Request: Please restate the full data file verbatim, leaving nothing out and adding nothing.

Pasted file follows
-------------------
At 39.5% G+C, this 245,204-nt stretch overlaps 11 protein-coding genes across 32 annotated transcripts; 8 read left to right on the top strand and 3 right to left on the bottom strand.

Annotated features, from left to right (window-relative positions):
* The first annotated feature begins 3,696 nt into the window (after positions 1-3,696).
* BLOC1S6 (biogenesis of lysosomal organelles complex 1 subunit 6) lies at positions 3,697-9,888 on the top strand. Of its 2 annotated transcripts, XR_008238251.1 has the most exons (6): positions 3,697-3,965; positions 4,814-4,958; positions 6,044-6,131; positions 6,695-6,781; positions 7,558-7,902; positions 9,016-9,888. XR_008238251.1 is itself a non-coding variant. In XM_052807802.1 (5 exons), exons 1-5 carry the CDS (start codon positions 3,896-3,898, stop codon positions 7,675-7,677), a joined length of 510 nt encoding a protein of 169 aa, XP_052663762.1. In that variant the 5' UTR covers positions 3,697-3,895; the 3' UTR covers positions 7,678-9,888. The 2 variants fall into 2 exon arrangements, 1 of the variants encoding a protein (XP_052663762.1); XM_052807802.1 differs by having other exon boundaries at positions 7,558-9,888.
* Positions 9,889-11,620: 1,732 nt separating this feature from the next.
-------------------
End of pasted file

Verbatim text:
At 39.5% G+C, this 245,204-nt stretch overlaps 11 protein-coding genes across 32 annotated transcripts; 8 read left to right on the top strand and 3 right to left on the bottom strand.

Annotated features, from left to right (window-relative positions):
* The first annotated feature begins 3,696 nt into the window (after positions 1-3,696).
* BLOC1S6 (biogenesis of lysosomal organelles complex 1 subunit 6) lies at positions 3,697-9,888 on the top strand. Of its 2 annotated transcripts, XR_008238251.1 has the most exons (6): positions 3,697-3,965; positions 4,814-4,958; positions 6,044-6,131; positions 6,695-6,781; positions 7,558-7,902; positions 9,016-9,888. XR_008238251.1 is itself a non-coding variant. In XM_052807802.1 (5 exons), exons 1-5 carry the CDS (start codon positions 3,896-3,898, stop codon positions 7,675-7,677), a joined length of 510 nt encoding a protein of 169 aa, XP_052663762.1. In that variant the 5' UTR covers positions 3,697-3,895; the 3' UTR covers positions 7,678-9,888. The 2 variants fall into 2 exon arrangements, 1 of the variants encoding a protein (XP_052663762.1); XM_052807802.1 differs by having other exon boundaries at positions 7,558-9,888.
* Positions 9,889-11,620: 1,732 nt separating this feature from the next.